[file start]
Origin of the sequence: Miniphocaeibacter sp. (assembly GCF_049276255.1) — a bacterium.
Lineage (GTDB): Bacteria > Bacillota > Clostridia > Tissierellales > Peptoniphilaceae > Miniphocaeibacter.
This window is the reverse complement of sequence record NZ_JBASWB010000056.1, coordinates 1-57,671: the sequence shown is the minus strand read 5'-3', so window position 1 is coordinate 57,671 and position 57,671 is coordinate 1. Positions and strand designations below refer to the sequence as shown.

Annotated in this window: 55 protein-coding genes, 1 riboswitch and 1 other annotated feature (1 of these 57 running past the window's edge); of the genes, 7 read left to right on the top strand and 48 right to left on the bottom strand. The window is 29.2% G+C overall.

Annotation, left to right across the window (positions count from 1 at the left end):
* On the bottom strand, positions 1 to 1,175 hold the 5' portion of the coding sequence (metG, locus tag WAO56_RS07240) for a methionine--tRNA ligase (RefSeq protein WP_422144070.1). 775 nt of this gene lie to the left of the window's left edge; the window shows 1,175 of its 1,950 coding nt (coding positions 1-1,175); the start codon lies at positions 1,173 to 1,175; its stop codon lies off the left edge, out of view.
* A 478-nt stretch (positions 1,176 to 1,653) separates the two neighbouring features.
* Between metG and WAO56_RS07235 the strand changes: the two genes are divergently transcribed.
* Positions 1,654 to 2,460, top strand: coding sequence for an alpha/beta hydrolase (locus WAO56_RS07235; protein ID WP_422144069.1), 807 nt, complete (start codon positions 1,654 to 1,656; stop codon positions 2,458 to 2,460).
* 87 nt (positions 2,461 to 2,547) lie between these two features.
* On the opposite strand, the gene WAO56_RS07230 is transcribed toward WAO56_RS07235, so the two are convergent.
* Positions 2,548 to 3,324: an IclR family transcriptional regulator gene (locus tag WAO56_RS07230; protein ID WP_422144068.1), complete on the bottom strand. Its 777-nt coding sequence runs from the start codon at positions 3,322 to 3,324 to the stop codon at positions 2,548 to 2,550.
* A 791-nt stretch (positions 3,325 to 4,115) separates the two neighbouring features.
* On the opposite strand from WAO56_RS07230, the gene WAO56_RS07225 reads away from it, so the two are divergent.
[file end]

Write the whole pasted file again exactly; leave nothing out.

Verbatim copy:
Origin of the sequence: Miniphocaeibacter sp. (assembly GCF_049276255.1) — a bacterium.
Lineage (GTDB): Bacteria > Bacillota > Clostridia > Tissierellales > Peptoniphilaceae > Miniphocaeibacter.
This window is the reverse complement of sequence record NZ_JBASWB010000056.1, coordinates 1-57,671: the sequence shown is the minus strand read 5'-3', so window position 1 is coordinate 57,671 and position 57,671 is coordinate 1. Positions and strand designations below refer to the sequence as shown.

Annotated in this window: 55 protein-coding genes, 1 riboswitch and 1 other annotated feature (1 of these 57 running past the window's edge); of the genes, 7 read left to right on the top strand and 48 right to left on the bottom strand. The window is 29.2% G+C overall.

Annotation, left to right across the window (positions count from 1 at the left end):
* On the bottom strand, positions 1 to 1,175 hold the 5' portion of the coding sequence (metG, locus tag WAO56_RS07240) for a methionine--tRNA ligase (RefSeq protein WP_422144070.1). 775 nt of this gene lie to the left of the window's left edge; the window shows 1,175 of its 1,950 coding nt (coding positions 1-1,175); the start codon lies at positions 1,173 to 1,175; its stop codon lies off the left edge, out of view.
* A 478-nt stretch (positions 1,176 to 1,653) separates the two neighbouring features.
* Between metG and WAO56_RS07235 the strand changes: the two genes are divergently transcribed.
* Positions 1,654 to 2,460, top strand: coding sequence for an alpha/beta hydrolase (locus WAO56_RS07235; protein ID WP_422144069.1), 807 nt, complete (start codon positions 1,654 to 1,656; stop codon positions 2,458 to 2,460).
* 87 nt (positions 2,461 to 2,547) lie between these two features.
* On the opposite strand, the gene WAO56_RS07230 is transcribed toward WAO56_RS07235, so the two are convergent.
* Positions 2,548 to 3,324: an IclR family transcriptional regulator gene (locus tag WAO56_RS07230; protein ID WP_422144068.1), complete on the bottom strand. Its 777-nt coding sequence runs from the start codon at positions 3,322 to 3,324 to the stop codon at positions 2,548 to 2,550.
* A 791-nt stretch (positions 3,325 to 4,115) separates the two neighbouring features.
* On the opposite strand from WAO56_RS07230, the gene WAO56_RS07225 reads away from it, so the two are divergent.